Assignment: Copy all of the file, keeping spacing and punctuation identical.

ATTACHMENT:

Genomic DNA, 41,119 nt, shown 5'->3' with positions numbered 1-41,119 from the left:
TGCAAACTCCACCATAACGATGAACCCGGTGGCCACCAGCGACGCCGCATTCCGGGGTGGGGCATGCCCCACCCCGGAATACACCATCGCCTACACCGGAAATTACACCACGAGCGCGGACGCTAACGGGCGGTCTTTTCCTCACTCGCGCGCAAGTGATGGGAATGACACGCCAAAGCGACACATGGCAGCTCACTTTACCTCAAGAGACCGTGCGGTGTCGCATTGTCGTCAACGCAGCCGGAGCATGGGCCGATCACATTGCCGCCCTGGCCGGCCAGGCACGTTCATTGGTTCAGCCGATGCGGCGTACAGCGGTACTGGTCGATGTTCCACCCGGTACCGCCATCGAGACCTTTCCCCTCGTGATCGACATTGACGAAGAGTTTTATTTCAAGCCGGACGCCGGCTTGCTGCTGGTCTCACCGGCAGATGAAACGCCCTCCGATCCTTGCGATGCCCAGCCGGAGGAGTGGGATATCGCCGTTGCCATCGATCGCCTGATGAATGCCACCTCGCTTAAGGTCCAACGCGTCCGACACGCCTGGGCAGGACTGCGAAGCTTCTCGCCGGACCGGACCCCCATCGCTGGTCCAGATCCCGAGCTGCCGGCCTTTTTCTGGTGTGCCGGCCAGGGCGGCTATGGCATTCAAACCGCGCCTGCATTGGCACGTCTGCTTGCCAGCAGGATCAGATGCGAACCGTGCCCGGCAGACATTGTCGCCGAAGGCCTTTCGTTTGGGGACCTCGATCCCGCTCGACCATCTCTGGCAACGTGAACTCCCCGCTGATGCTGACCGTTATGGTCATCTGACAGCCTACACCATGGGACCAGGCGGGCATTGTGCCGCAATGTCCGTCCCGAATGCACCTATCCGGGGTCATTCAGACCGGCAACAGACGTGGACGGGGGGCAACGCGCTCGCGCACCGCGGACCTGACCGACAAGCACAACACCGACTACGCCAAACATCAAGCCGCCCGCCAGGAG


Genomic DNA, 41,119 nt, shown 5'->3' with positions numbered 1-41,119 from the left:
TGCAAACTCCACCATAACGATGAACCCGGTGGCCACCAGCGACGCCGCATTCCGGGGTGGGGCATGCCCCACCCCGGAATACACCATCGCCTACACCGGAAATTACACCACGAGCGCGGACGCTAACGGGCGGTCTTTTCCTCACTCGCGCGCAAGTGATGGGAATGACACGCCAAAGCGACACATGGCAGCTCACTTTACCTCAAGAGACCGTGCGGTGTCGCATTGTCGTCAACGCAGCCGGAGCATGGGCCGATCACATTGCCGCCCTGGCCGGCCAGGCACGTTCATTGGTTCAGCCGATGCGGCGTACAGCGGTACTGGTCGATGTTCCACCCGGTACCGCCATCGAGACCTTTCCCCTCGTGATCGACATTGACGAAGAGTTTTATTTCAAGCCGGACGCCGGCTTGCTGCTGGTCTCACCGGCAGATGAAACGCCCTCCGATCCTTGCGATGCCCAGCCGGAGGAGTGGGATATCGCCGTTGCCATCGATCGCCTGATGAATGCCACCTCGCTTAAGGTCCAACGCGTCCGACACGCCTGGGCAGGACTGCGAAGCTTCTCGCCGGACCGGACCCCCATCGCTGGTCCAGATCCCGAGCTGCCGGCCTTTTTCTGGTGTGCCGGCCAGGGCGGCTATGGCATTCAAACCGCGCCTGCATTGGCACGTCTGCTTGCCAGCAGGATCAGATGCGAACCGTGCCCGGCAGACATTGTCGCCGAAGGCCTTTCGTTTGGGGACCTCGATCCCGCTCGACCATCTCTGGCAACGTGAACTCCCCGCTGATGCTGACCGTTATGGTCATCTGACAGCCTACACCATGGGACCAGGCGGGCATTGTGCCGCAATGTCCGTCCCGAATGCACCTATCCGGGGTCATTCAGACCGGCAACAGACGTGGACGGGGGGCAACGCGCTCGCGCACCGCGGACCTGACCGACAAGCACAACACCGACTACGCCAAACATCAAGCCGCCCGCCAGGAG